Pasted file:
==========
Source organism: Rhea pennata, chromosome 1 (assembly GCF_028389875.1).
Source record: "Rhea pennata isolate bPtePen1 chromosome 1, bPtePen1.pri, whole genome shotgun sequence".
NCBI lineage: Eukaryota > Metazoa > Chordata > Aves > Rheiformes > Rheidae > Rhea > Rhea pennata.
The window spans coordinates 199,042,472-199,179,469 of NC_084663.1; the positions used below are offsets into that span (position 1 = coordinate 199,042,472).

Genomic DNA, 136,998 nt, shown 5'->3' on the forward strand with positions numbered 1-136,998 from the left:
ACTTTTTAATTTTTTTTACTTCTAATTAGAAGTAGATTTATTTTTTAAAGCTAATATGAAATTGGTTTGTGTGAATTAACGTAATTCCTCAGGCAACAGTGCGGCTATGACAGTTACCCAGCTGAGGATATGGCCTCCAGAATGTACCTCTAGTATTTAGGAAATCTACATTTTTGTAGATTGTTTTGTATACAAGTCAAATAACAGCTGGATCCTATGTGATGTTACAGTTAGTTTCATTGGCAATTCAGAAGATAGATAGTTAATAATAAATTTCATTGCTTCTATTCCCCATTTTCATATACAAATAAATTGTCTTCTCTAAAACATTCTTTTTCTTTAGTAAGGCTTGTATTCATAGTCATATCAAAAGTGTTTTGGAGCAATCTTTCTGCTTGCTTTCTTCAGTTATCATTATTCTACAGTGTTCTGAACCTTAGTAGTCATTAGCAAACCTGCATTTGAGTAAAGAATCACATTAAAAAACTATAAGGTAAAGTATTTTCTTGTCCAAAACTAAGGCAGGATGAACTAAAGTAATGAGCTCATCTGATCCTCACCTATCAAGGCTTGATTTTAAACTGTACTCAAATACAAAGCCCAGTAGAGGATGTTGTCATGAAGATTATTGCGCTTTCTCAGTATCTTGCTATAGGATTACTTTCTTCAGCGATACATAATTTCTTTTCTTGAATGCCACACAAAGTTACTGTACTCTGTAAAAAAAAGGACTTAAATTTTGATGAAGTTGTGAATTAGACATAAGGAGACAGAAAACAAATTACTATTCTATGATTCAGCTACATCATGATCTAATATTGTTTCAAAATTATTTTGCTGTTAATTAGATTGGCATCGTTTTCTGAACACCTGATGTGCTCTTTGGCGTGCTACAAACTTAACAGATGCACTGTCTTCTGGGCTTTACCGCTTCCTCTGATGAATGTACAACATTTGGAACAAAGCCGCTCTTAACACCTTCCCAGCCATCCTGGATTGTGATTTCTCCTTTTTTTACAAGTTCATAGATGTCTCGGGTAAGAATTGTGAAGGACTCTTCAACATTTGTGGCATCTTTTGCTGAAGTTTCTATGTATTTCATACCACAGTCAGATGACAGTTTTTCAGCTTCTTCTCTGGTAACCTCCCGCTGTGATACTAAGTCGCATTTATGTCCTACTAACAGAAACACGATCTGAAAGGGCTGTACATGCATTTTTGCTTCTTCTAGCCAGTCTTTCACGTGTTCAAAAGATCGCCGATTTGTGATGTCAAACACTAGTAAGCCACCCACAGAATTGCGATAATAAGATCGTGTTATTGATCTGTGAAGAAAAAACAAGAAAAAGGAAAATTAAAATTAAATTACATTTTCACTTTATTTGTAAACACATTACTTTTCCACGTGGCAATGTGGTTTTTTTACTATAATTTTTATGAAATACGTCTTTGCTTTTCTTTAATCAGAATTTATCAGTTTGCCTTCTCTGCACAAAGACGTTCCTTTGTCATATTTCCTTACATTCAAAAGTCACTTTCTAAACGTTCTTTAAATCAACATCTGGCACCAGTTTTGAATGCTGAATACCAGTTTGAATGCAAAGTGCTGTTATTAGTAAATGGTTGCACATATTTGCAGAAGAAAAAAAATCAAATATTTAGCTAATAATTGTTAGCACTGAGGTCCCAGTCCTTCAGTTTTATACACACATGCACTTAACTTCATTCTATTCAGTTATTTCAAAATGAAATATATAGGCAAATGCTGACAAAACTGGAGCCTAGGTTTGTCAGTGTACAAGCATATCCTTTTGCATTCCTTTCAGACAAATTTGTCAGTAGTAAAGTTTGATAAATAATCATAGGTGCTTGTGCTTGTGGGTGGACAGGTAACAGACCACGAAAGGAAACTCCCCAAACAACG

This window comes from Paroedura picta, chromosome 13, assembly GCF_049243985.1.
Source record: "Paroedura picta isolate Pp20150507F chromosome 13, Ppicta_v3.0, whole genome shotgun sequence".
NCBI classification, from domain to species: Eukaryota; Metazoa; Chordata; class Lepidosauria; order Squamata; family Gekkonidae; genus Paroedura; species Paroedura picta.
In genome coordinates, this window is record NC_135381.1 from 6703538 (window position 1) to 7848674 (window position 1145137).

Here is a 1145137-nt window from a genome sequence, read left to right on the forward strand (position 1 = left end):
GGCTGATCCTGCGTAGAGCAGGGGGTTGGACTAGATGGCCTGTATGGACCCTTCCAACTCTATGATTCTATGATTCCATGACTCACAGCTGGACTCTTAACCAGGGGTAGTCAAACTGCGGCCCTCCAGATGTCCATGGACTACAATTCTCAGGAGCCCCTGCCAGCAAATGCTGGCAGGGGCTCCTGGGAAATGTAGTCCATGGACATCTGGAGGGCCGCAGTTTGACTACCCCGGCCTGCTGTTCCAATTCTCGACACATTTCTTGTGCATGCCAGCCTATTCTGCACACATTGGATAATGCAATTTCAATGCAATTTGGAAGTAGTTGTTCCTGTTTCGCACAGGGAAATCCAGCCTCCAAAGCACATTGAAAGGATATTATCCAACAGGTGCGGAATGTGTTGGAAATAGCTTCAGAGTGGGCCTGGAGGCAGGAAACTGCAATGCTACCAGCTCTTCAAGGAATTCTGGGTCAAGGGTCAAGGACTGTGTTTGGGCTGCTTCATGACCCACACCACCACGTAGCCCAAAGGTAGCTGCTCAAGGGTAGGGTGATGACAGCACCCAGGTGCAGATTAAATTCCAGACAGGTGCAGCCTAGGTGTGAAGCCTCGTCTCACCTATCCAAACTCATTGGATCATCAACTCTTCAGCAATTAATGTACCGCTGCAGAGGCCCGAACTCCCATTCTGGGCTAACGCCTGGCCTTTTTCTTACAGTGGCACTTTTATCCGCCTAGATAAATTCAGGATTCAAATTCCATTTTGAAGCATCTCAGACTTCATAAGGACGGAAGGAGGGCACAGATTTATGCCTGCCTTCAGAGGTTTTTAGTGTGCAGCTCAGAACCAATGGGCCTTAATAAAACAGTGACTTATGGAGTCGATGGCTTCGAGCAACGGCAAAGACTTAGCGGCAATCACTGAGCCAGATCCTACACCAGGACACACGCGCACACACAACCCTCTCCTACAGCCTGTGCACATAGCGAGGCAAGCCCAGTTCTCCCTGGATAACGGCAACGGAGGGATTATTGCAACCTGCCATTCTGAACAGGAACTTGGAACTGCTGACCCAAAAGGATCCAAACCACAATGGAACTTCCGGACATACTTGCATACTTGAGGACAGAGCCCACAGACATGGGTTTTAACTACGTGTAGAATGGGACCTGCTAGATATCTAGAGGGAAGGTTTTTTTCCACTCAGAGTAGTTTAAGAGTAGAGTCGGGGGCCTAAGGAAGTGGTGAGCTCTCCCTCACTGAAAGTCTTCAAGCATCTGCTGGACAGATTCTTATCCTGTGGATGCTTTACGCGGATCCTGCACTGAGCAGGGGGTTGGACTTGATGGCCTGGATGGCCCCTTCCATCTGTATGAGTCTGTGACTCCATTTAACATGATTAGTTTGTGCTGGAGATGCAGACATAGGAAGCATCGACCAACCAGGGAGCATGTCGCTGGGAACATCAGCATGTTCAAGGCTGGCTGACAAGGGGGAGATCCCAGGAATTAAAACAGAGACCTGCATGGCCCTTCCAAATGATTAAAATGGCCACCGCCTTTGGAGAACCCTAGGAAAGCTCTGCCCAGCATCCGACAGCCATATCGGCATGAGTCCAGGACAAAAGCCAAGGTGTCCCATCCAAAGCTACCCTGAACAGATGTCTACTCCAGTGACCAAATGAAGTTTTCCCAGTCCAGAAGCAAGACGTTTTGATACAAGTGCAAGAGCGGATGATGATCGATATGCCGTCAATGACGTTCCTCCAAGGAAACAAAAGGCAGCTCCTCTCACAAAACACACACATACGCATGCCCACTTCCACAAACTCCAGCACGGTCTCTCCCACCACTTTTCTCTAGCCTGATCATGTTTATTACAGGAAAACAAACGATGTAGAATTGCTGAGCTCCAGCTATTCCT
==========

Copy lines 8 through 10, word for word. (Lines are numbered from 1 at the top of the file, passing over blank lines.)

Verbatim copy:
Source record: "Paroedura picta isolate Pp20150507F chromosome 13, Ppicta_v3.0, whole genome shotgun sequence".
NCBI classification, from domain to species: Eukaryota; Metazoa; Chordata; class Lepidosauria; order Squamata; family Gekkonidae; genus Paroedura; species Paroedura picta.
In genome coordinates, this window is record NC_135381.1 from 6703538 (window position 1) to 7848674 (window position 1145137).